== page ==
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Hummingbirds in Ohio: Rare & Seasonal Hums You Like Seeing


There are fifteen resident and nine vagrant hummingbird species in the US and eight of them are found in the state of Ohio. Woo-hoo!

Finding one of these Ohio hummingbirds is a challenge because they are small and swift. Distinguishing them...well...😓

We can appreciate these birds more if we can properly identify them; hence, we prepared a list of all the types of hummingbirds in Ohio!

Read on, bird fans!

Seasonal Hummingbird Species

Unfortunately, there are no resident hummingbirds in Ohio. Down below are two species that appear only in a specific season.

If you want to see them in the state, you better be prepared, or you'll have to wait another year!

1. Ruby Throated Hummingbird (Archilochus colubris)


The Ruby Throated Hummingbird is a medium-sized species with iridescent green upperparts, crown, and flank. Its wings are brown with a green wash on the shoulders.

Meanwhile, the underparts and belly are a pale gray, with a green tint on the sides and belly.

Both genders share these characteristics, but the females are duller than the males. Additionally, only the males have a ruby-colored throat (hence the name) and a black streak over the face.

Subadult males look the same as adult females, except they have a small ruby spot on the throat.


Compared to the other Ohio hummingbirds, this species is the most common in eastern North America.

However, they are only present in Ohio during the summer. They usually arrive in late April to early May, with most leaving in late September for migration.

Ruby Throated Hummingbirds are found throughout the state, usually in woodland edges and gardens with flowering plants.

Specific locations are in the Cuyahoga Valley National park in northeast Ohio and Lake Hope State Park in the south.

Additionally, they are bold enough to visit backyard feeders without getting bothered by humans.

Fun Fact: This hummingbird has strong wings that allow it to fly fast forward and backward and even hover mid-air.

2. Rufous Hummingbird (Selasphorus rufus)


The term "rufous" refers to a brown-red color, similar to rust. However, only the male Rufous Hummingbird reflects this name, as it is primarily rufous in color except for its white breast.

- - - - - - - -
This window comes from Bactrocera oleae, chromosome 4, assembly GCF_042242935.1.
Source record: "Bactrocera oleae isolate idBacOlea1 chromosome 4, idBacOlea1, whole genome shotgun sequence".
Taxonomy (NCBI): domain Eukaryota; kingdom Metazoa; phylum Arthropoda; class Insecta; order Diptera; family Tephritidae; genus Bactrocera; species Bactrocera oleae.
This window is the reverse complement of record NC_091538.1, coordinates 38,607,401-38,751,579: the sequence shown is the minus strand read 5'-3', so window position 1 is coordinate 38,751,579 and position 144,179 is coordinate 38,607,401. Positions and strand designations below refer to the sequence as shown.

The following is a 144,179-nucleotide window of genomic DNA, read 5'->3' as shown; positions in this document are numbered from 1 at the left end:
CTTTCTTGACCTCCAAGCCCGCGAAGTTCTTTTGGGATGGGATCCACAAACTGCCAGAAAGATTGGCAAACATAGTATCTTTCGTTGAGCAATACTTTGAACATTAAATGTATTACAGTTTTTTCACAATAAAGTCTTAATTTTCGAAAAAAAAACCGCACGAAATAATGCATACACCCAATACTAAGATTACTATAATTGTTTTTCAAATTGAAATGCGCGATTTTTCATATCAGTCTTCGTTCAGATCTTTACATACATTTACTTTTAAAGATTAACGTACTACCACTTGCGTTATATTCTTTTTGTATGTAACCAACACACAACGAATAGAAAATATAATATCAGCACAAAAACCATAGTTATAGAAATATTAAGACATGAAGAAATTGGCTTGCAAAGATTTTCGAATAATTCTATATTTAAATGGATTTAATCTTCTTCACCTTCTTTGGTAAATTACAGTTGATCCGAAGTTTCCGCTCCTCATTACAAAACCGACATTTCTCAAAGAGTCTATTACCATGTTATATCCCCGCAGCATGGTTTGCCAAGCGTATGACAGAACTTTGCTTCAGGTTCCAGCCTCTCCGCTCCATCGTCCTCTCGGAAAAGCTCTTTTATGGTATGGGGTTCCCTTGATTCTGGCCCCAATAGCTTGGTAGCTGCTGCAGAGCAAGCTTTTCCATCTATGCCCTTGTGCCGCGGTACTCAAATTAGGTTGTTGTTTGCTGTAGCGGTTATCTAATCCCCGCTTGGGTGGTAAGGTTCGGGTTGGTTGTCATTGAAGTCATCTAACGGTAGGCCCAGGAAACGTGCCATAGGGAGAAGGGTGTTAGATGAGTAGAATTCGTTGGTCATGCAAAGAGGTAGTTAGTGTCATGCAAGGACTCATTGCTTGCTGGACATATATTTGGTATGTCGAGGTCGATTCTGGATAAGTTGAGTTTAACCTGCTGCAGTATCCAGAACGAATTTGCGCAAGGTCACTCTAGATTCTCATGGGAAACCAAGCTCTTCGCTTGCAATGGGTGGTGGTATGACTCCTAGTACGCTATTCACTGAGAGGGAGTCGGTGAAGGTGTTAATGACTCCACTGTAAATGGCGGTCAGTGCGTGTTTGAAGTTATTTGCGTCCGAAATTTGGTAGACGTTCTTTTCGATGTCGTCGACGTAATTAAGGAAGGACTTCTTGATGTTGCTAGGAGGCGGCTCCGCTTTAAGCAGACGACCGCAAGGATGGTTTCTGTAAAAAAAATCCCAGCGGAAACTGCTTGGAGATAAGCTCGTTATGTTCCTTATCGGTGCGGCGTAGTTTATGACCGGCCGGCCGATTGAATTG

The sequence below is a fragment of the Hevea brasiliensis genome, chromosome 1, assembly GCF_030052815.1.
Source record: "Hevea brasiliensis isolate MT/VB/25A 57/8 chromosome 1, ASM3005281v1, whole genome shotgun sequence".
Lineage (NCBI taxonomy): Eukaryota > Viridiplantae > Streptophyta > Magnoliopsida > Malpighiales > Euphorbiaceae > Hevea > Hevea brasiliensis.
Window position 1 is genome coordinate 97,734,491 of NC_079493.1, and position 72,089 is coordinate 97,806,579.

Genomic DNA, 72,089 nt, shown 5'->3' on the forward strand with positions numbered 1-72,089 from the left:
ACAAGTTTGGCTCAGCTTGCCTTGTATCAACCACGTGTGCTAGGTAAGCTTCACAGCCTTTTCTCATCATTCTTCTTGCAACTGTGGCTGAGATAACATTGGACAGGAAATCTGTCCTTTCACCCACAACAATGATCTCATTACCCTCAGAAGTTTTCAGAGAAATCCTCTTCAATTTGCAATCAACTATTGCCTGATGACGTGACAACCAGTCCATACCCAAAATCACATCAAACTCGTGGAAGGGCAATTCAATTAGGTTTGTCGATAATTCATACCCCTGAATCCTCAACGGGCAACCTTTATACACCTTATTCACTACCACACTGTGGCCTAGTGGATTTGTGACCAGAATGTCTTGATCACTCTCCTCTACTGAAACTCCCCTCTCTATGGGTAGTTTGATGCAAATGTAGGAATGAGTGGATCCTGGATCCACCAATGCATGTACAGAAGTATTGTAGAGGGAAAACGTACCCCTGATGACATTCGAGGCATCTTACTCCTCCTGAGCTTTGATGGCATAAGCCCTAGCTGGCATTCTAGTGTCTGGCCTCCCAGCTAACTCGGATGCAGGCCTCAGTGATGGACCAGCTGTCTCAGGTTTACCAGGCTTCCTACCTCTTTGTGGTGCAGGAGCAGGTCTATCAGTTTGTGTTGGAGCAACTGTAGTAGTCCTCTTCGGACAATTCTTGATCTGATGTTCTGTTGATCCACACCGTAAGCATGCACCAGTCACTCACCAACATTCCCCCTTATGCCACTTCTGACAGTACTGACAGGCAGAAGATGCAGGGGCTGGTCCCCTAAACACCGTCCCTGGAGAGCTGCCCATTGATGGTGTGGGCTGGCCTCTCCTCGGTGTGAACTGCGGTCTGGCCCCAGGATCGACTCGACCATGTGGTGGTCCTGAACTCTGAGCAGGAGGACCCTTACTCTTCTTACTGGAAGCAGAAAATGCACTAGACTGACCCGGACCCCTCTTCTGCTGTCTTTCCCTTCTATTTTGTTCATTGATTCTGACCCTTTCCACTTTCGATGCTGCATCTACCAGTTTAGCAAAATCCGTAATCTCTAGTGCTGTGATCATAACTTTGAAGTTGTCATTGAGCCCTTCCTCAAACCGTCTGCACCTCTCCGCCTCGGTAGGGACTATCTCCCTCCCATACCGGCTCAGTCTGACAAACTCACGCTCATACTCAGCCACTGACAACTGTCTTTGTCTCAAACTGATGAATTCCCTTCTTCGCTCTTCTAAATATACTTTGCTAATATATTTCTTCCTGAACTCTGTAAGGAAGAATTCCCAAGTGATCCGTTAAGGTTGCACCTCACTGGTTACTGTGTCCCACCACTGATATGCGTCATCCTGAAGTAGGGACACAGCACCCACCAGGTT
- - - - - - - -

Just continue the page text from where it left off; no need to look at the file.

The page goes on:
Meanwhile, the female has a greenish-brown back, a white belly, and pale-rufous sides.

However, immature and juvenile males look more similar to a female Rufous Hummingbird.


In contrast to Ruby-Throated Hummingbirds, Rufous Hummingbirds are distributed towards western North America.

However, they visit Ohio during late fall and winter. Although they aren't widespread, most sightings occur in central Ohio.

Rufous Hummingbirds are usually found in forests, streamsides, and high-mountain meadows. They may also visit backyard feeders, especially during winter.

Fun Fact: Out of all the North American species, Rufous hummingbirds have the longest hummingbird migration, about 4,000 miles each way. Additionally, this species is one of the popular hummingbirds of California that people come to see!

Accidental / Rare Hummingbird Species

These species aren't expected to visit Ohio because the state isn't a part of their respective range. However, there have been a few sightings, hence the term "accidental."

Since they're pretty rare, you'll earn yourself some bragging rights if you see one in action!

1. Allens Hummingbird (Selasphorus sasin)


The Allens Hummingbird is a small species with a green crown and back, white breast, and rufous sides. The males also have an iridescent copper-red throat.

Meanwhile, the females are duller overall and lack an iridescent throat.

This bird is a close relative to the Rufous Hummingbird, so it might take a closer examination to differentiate the females and immatures of both species.


Allens Hummingbirds are usually found breeding from southern Oregon to southern California. Some are even permanent residents in extreme southern California.

However, they may go to central Mexico and the Gulf Coast states during winter.

They are usually found in coastal forests, brushy canyons, and well-wooded suburbs, gardens, and parks.

Fun Fact: This accidental species has been found a few times in Ohio during winter. However, the last recorded sighting was in 2009!

2. Annas Hummingbird (Calypte anna)


Annas Hummingbirds have green upperparts, dark gray underparts, and a white streak over their eyes.

Male hummingbirds have an iridescent scarlet throat and crown, which may appear dark purple or black in dim light.

Meanwhile, these aren't present in the females, except for the small dark spot on their throats.


Annas Hummingbirds are common in the western United States, especially in California.

In fact, the development of California over the years, which increased the use of ornamental flowering plants, allowed this species to expand its range.

Sometimes, they stray from their range, as states in eastern and central America have spotted them at least once. In Ohio, specifically, the last sighting was recorded in 2017.

They are found in various habitats in their range, from open woodlands and coastal scrub to city parks and backyards.

Fun Fact: The Annas Hummingbird consumes the most insects out of all North American hummingbirds.

3. Black Chinned Hummingbird (Archilochus alexandri)


The Black Chinned Hummingbird has dull, metallic green upperparts, pale gray underparts, a white breast, and a tint of green on the sides.

As you may have guessed, it has a black chin paired with an iridescent purple base. However, this is only present for males.

However, females and juvenile males are duller and have a pale gray throat instead.


Black Chinned Hummingbirds are widespread, commonly found during the summer from the western USA to central Texas and northern Mexico.